Cambodian filmmaker Rithy Panh ponders a world where animals have enslaved the human race in his latest experimental feature.
The films of Cambodian filmmaker Rithy Panh have long addressed humanity’s capacity for evil, but in Everything Will Be OK he examines (amongst other things) whether or not the same capabilities exist within animal society. Using the same style of elaborate hand-crafted miniature model-work found in many of the prolific filmmaker’s previous projects, in his latest film Panh shifts his perspective somewhat, telling a speculative story about a world where animals have taken over the world and enslaved humanity.
Born in Phnom Penh in 1964, Panh’s parents, siblings, and a number of his relatives all died in Khmer Rouge labour camps prior to his escape from Cambodia. Understandably, many of his films—such as S21: The Khmer Rouge Killing Machine (2003) or the Oscar-nominated The Missing Picture (2013)—have addressed the horrors that occured in his home country, using varying but always creative means to work through his own family’s story and broader related national issues. This history is still present in Everything Will Be Ok, but it plays out in the background of a central narrative that uses the question of whether or not the new animal rulers will repeat the same mistakes humans made during their period of primacy as a means to explore humanity’s propensity towards committing atrocities.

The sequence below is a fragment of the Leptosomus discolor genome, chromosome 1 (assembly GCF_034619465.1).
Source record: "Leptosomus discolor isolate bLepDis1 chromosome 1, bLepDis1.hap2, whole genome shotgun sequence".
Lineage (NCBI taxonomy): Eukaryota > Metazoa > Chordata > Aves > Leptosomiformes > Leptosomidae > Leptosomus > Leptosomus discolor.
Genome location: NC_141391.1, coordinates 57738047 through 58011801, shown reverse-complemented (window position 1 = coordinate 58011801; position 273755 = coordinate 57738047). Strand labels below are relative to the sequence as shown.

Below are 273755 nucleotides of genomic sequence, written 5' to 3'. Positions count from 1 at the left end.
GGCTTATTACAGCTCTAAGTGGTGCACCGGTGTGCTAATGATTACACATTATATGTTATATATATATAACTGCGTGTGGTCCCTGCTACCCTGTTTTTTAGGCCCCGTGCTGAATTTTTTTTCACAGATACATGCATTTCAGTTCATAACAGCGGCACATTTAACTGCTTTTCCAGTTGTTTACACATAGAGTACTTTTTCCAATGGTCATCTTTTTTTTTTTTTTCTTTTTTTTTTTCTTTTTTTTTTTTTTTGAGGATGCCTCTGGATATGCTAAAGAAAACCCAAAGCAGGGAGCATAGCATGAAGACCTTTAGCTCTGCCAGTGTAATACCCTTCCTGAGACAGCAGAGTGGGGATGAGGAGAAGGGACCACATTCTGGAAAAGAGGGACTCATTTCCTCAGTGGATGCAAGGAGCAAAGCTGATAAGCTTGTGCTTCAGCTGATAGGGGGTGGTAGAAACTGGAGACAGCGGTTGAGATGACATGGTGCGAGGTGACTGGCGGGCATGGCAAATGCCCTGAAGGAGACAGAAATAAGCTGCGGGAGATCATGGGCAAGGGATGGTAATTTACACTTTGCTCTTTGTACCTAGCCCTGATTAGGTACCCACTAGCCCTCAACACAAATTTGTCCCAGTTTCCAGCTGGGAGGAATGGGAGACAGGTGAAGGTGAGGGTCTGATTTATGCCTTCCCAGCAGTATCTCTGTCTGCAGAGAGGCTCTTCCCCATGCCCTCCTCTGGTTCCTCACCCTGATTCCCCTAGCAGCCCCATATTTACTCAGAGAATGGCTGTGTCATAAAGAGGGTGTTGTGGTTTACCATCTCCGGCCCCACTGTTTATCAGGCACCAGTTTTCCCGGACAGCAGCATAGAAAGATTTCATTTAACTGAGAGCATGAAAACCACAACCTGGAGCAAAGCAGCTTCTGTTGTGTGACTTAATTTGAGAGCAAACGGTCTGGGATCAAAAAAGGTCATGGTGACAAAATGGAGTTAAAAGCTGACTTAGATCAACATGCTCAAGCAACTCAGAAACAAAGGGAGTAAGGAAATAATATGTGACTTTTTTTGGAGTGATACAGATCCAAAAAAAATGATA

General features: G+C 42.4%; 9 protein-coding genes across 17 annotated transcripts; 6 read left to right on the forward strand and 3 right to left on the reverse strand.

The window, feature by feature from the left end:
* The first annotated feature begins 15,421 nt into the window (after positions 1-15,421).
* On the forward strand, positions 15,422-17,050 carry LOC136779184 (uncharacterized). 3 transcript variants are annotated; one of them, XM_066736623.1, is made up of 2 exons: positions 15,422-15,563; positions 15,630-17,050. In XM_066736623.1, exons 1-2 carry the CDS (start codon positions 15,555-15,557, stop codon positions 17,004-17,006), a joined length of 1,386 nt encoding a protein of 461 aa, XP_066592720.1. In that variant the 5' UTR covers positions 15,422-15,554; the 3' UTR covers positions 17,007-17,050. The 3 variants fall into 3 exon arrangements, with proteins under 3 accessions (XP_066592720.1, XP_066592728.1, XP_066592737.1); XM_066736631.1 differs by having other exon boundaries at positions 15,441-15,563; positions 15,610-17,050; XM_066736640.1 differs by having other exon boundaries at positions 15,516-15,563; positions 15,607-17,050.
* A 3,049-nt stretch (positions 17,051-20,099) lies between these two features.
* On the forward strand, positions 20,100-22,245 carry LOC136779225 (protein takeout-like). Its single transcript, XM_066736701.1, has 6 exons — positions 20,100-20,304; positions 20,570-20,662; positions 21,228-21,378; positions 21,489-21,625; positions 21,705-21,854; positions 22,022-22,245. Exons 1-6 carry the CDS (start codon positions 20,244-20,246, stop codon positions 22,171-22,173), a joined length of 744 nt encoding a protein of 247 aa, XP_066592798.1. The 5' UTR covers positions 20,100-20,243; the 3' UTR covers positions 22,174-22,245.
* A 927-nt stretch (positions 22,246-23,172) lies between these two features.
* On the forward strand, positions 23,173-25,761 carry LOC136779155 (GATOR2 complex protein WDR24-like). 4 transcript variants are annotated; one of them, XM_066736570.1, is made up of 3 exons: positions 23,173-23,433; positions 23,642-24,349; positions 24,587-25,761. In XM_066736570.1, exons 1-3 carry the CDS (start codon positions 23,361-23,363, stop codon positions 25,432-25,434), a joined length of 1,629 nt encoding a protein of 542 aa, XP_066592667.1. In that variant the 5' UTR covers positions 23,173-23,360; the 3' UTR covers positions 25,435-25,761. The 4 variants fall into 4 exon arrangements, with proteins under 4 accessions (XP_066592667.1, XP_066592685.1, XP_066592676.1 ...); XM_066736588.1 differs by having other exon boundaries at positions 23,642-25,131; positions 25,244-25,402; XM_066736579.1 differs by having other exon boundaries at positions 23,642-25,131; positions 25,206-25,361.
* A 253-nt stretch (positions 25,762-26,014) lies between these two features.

The film is idiosyncratic and surreal, and as a result, fairly difficult to describe effectively. Over a series of intricately crafted tableaux, the mobs of monkeys, boars, and lions that have taken charge of the planet are staged congregating within miniature landscapes. Within these, the animals are generally seen watching giant screens displaying archival material collected from across 20th-century human history, much of which involves violence, death, and brutality. Laid over the top is poetic narration voiced by Rebecca Marder and co-written by Panh with actress Agnès Sénémaud and writer Christophe Bataille. Musing on everything from art, cinema, technology, human nature, and political history, this narration is intellectual and wide-ranging, but often also difficult to process, feeling loose and rambling to the point that it occasionally feels like the French original language script may have been mistranslated.
The model landscape setups are beautiful and the craftsmanship of the miniature animals is always impressive. Some scenes resemble imagery seen in the animated films made in recent years by Wes Anderson, whilst others display the handmade touch found in the work of Aardman Animations. Everything Will Be Ok is distinct from this sort of animated film in two major ways. While the film’s subject matter is more complex and obviously much darker, the film also features very little motion. These sequences instead resemble a historical museum diorama, featuring stationery layouts which are brought to life by rich, involving sound design mixing string music with an array of squarks, squeals, oinks, and other animal noises.
Heavy on metaphor and allusion, the ideas explored in the film can sometimes seem vague and searching, or, read less generously, imprecise, unfocused, and too loose in exact meaning. Some of Panh’s previous films were affecting precisely because they were so personal. This is not to say that he shouldn’t widen his focus, but by reaching for something more universal, the director seems somewhat distanced from the topics discussed in his film’s free-associative narration. The end result, while certainly imaginative, feels overstuffed and overstretched; the film has lots of ideas but no clear direction.
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Published 15 Feb 2022
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